Last year Johnny Depp starred in the tech thriller “Transcendence,” which opened to $10.8 million, and Chris Pine took on the terrorists in “Jack Ryan: Shadow Recruit,” which started with over $15 million. With 51,000 searches compared to 84,400 for “Jack Ryan” and 104,000 for “Transcendence,” “Blackhat” looks set to open with about $7.5 million this weekend.
Tobias Bauckhage (@tbauckhage) is co-founder and CEO of moviepilot.com, a social-media-driven movie community reaching over 28 million Facebook fans and 20 million monthly unique users. Based on community data, Moviepilot helps studios to optimize their social media campaigns, identifying, analyzing and activating the right audiences. The company works with studios like Sony, 20th Century Fox and A24.
Facebook fan (or like) numbers are a good indicator for fan awareness for a movie, even months before the release. For mainstream movies with younger target audiences, fan counts are particularly important. However, big fan numbers can be bought and movies with older target audiences typically have lower fan counts. Fan engagement measured by PTAT (People Talking About This) is a more precise but also a fickle indicator, heavily driven by content strategy and media spending. Both numbers are global and public facing numbers from the official Facebook fanpage.
YouTube trailer counts are important for measuring early awareness about a movie. We track all English language original video content about the movie on YouTube, down to videos with 100 views, whether they are officially published by a studio or published unofficially by fans. The Buzz ratio looks at the percentage of unique viewers on YouTube that have “liked” a video and given it a “thumbs up”. Movies with over 40 million views are usually mainstream and set to dominate the box office, while titles drawing around 10 million indicate a more specific audience. If a movie does not have a solid number of trailer views on YouTube four weeks before its release, it is not promising news. But again, it is important to understand whether trailer views have been bought or grew organically. These numbers are global and public facing.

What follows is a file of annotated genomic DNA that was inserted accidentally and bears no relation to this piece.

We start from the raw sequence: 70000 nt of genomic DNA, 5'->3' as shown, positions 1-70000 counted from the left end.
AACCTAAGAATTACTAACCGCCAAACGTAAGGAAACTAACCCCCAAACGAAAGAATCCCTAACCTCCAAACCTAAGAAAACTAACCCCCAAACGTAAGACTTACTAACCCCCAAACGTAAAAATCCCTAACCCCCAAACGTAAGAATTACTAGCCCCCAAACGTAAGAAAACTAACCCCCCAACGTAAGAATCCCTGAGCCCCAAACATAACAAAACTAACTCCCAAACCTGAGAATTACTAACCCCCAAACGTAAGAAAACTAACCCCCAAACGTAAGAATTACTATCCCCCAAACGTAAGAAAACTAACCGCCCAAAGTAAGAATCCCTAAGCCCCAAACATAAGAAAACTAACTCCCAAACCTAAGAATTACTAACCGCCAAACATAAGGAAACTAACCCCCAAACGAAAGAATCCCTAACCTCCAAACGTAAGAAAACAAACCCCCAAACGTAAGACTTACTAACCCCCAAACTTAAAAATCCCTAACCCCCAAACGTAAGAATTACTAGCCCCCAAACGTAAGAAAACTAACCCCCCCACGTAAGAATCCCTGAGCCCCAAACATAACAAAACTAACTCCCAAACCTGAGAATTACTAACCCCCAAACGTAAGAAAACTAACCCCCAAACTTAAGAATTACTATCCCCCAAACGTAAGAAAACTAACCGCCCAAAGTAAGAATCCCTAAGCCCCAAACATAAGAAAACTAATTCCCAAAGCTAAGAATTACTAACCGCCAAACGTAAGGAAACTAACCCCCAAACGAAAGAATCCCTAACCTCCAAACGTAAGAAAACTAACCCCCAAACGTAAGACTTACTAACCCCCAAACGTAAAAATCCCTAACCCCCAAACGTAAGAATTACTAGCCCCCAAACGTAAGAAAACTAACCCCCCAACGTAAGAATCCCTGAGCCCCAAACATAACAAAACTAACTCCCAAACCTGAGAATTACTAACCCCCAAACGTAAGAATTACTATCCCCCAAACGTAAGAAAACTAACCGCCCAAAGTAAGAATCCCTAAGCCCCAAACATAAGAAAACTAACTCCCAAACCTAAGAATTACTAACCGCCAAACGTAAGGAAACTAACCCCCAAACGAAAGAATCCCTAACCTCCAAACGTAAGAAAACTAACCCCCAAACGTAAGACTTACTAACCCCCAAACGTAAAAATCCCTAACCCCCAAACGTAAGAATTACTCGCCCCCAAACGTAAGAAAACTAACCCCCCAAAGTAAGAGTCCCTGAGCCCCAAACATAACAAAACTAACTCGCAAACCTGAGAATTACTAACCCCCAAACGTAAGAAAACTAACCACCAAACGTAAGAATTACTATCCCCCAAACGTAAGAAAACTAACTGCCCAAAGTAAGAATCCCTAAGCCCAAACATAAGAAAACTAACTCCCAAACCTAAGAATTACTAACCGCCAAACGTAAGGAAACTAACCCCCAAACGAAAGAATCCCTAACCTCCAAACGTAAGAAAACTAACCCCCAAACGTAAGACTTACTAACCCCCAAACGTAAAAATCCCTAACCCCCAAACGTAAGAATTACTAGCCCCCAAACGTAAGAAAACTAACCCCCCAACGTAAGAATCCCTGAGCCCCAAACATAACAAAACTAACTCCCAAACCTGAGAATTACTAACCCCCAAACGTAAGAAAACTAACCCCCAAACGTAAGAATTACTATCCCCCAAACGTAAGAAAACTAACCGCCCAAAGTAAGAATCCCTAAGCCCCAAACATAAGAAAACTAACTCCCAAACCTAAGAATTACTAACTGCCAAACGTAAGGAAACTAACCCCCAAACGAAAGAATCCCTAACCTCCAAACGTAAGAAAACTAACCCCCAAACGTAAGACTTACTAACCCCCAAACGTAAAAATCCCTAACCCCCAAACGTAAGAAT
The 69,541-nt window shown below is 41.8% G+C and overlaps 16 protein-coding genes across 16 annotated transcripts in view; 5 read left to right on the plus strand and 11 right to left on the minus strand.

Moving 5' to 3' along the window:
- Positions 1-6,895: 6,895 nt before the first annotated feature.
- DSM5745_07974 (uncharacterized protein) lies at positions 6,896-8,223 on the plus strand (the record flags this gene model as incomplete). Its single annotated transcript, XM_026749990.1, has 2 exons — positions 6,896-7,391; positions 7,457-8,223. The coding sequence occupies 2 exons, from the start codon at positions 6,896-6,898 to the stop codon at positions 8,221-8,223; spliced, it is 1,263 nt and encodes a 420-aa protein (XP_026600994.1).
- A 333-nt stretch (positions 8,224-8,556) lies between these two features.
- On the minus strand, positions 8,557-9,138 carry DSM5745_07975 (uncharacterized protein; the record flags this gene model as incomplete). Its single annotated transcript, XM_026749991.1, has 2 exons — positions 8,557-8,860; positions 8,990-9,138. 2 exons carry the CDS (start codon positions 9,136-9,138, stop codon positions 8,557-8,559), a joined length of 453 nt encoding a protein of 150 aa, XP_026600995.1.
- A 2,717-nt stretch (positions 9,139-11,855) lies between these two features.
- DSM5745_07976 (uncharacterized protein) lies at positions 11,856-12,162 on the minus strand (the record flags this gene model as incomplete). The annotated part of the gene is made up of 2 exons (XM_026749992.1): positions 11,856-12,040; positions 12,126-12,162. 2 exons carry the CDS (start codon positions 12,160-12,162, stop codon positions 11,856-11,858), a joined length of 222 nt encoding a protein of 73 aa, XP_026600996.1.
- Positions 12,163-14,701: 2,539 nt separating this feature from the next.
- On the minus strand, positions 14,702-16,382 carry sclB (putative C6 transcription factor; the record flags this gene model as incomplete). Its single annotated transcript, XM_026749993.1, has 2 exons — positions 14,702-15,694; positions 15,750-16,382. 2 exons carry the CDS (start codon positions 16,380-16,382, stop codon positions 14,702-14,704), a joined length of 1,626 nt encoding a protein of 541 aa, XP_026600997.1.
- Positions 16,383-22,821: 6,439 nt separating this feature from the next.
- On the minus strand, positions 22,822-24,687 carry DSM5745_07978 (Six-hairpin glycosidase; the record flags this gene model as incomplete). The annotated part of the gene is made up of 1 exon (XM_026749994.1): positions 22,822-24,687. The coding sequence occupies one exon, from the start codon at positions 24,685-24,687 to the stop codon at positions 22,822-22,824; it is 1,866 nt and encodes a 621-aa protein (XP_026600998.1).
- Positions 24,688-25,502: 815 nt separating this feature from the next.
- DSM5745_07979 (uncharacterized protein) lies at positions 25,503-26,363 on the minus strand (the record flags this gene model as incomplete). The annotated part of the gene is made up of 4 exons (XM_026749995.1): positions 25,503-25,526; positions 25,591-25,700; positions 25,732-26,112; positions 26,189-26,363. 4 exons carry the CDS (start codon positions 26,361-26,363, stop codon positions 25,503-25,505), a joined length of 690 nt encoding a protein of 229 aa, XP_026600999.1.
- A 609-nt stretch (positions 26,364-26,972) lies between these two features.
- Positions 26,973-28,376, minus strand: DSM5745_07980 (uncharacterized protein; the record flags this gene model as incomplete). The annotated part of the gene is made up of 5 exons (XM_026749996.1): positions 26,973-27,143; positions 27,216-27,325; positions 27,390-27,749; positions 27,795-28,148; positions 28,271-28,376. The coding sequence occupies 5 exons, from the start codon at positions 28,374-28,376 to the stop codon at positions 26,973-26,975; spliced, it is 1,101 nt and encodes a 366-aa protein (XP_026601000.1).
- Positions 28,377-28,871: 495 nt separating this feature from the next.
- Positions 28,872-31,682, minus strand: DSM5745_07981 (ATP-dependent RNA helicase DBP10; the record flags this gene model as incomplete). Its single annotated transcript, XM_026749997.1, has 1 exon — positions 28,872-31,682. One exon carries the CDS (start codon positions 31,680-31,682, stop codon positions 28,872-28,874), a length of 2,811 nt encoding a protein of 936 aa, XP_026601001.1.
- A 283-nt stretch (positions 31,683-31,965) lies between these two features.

Twitter is a good real-time indicator of excitement and word of mouth, coming closer to release or following bigger PR stunts. Mainstream, comedy and horror titles all perform particularly strongly on Twitter around release. We count all tweets over the period of the last seven days before release (Friday through Thursday), that include the movie’s title plus a number of search words, e.g. “movie” OR a list of movie-specific hashtags. The numbers are global, conducted using a Twitter API partner service.
Search is a solid indicator for intent moving towards release as people actively seek out titles that they are aware of and are thinking about seeing. Search is particularly significant for fan-driven franchises and family titles as parents look for information about films they may take their children to see. We look at the last seven days (Friday through Thursday) of global Wikipedia traffic as a conclusive proxy for Google Search volume. We have to consider that big simultaneous global releases tend to have higher search results compared to domestic releases.